The biggest difference between car accidents and motorcycle accidents is the severity. Damages and injuries are frequently serious after a motorcycle crash. In fact, a motorcycle rider is 27 times more likely to die in an accident than a person riding in a car.
Yearly, 5,000 people die from motorcycle accidents in the United States. While these crashes are quite deadly, many riders survive motorcycle crashes. Another 90,000 face injuries from crashes. Serious injuries in motorcycle accidents are more common than in car collisions.
The following are a few of the reasons for the higher severity of injuries.
Lack of Protection
Motorcycles do not have the same injury protections that cars do. A “roll cage,” seatbelts, airbags, and other features protect car passengers. Motorcycle riders have helmet and nothing much else. Clearly, motorcycle riders are more vulnerable and open to the element.
Hitting the Ground
In many motorcycle accidents, the rider flies off his or her bike onto to the ground. This means the crash impacts the rider twice, the first from the other vehicle and a second from the ground. These impacts make motorcycle crashes even worse. A rider may use an arm to brace him or herself from the ground impact only to suffer a fracture from the force. Head and brain injuries are also commonplace from the force of the impact to the ground. A rider may also slide along the ground after a crash causing road rash to his or her skin.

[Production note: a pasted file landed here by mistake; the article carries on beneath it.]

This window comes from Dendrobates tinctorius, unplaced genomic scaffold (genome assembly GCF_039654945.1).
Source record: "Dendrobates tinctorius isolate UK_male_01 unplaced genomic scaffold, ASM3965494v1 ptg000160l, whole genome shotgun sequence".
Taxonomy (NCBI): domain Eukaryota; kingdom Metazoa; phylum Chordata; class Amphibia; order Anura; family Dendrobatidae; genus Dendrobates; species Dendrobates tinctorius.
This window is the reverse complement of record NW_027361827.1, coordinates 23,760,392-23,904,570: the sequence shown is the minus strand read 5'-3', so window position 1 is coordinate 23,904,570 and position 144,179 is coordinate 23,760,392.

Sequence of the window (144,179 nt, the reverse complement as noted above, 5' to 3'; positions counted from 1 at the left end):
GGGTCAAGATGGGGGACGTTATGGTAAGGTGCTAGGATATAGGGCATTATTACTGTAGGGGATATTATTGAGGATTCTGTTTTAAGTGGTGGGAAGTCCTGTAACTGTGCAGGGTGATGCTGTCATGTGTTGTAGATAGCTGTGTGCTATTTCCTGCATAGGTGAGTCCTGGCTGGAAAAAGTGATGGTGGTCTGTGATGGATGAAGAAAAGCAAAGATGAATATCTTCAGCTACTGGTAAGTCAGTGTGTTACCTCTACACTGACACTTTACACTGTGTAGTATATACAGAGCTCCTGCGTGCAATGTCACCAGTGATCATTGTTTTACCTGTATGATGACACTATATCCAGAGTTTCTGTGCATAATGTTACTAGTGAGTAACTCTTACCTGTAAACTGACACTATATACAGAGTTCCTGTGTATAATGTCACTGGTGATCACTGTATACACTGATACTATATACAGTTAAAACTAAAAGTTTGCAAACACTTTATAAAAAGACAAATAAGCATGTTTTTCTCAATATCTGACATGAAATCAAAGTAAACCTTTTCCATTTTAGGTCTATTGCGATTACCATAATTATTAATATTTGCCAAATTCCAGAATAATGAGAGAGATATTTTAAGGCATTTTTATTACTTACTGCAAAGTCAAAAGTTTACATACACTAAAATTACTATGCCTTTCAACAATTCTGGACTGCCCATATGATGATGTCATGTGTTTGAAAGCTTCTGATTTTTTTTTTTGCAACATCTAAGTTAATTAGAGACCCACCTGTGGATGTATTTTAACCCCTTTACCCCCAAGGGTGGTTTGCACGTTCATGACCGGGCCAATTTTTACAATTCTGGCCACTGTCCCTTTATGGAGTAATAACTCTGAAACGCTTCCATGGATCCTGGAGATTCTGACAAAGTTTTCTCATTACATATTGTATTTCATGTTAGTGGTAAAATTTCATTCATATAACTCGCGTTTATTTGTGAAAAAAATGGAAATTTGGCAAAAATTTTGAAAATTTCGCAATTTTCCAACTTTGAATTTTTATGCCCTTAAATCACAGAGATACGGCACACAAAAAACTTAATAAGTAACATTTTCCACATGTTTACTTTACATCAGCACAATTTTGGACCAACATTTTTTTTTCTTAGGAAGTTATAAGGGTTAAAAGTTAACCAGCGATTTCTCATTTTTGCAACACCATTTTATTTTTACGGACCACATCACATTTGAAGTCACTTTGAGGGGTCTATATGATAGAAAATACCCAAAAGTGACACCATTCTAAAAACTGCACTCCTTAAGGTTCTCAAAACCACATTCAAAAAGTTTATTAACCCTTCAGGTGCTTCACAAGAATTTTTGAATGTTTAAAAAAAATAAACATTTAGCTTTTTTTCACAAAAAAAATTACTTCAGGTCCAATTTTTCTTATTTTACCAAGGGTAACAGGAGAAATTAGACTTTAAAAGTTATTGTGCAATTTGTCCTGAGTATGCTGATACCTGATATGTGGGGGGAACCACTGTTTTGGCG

A passenger vehicle has more mass than a motorcycle. This one element means the force of the impact from a passenger vehicle will be greater and cause greater injuries. Even a low-speed crash with a passenger vehicle can cause serious injuries because of the vehicle’s size.
Many riders have their motorcycles as secondary transportation. They will drive their passenger cars as their primary vehicle on a day-to-day basis. While riding only on the weekends or when the weather is good. Therefore the number of hours on the bike may be quite low. An experienced rider may know how properly split lanes; drive in traffic or to lay down his or her bike to avoid a larger impact.
From a legal standpoint, many potential jurors have not operated a motorcycle. They have experience driving a car, though. There is a bias or prejudice against riders compared to drivers for insurance companies and jurors.
Don’t work with the insurance company directly. It will grow frustrating quickly. Instead, reach out to a personal injury lawyer who has worked with motorcycle accident cases. They will understand the major differences between car accidents and motorcycle accidents. Therefore, they’ll be able to guide you through the whole process.